At this point, though, regardless of the cause, a service technician is required, imho.

Yes, let us wait for the service man verdict. I keep my bets till then.


met vriendelijke groeten, Ernst Dinkla

Dinkla Gallery Canvas Wrap Actions for Photoshop
http://www.pigment-print.com/dinklacanvaswraps/index.html
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BernardLanguillier
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« Reply #23 on: August 10, 2009, 04:19:38 PM »
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Dear all,

An Epson technician spent 1.5 hour with the printer yesterday.

His theory is that the printer default gap got messed up during transportation, which resulted in the need to increase the plate gap to avoid the head hitting the paper. Accordingly, he performed a gap adjustement that seems to have solved the problem per the test we did.

Thank you all for your kind help.

Cheers,
Bernard
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pleverington
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« Reply #24 on: August 10, 2009, 06:59:46 PM »
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I'm getting to this thread a little late and maybe I should have started a new one. I also have a 9900 and have experienced wide frequency banding. I also discovered that my profile targets that should be ten inches long were coming out almost 1/4 inch too short! And ink was being laid down in separating spaces between the color rows where it shouldn't have been. I tried a lot of stuff and then it dawned on me to slice off a piece from the roll and feed it through manually. All problems went away. I think the whole problem I was having and maybe the problem the original poster had here might be coming from the back tensioning feature of the 9900. I'm no master printer so it's possible I've missed something but I did struggle with these problems for a month and thought I had tried everything I could think of including going into maintenance mode and changing the back tensioning value to it's lowest setting of one.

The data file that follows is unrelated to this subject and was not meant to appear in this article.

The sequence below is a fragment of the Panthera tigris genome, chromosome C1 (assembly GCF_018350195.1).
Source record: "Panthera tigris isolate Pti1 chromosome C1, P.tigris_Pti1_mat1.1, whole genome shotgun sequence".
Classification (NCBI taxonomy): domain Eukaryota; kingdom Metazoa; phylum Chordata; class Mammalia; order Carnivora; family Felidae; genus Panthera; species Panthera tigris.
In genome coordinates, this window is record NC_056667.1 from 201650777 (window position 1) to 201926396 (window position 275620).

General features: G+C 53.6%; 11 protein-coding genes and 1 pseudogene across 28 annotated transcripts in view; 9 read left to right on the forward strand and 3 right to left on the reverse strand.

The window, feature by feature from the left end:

It's true epson support knows little about this printer.

The media I was using that gave me the problems was canvas. Maybe the problem would show up with other media or maybe not. I don't know.

I'll be constructing an overhead rack above the 9900 using my 9600 spindle so as to bypass using the 9900's system with back tensioning if I can't figure this one out.


Paul
« Last Edit: August 11, 2009, 04:33:29 AM by pleverington » Logged
Ray
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« Reply #25 on: August 10, 2009, 07:15:18 PM »
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These issues with the professional series of Epson printers are a bit of a worry. I got myself an Epson 7600 a few years ago, not only because I prefer large prints, but also because the costs of ink and paper are less with such machines (per unit area of paper, that is).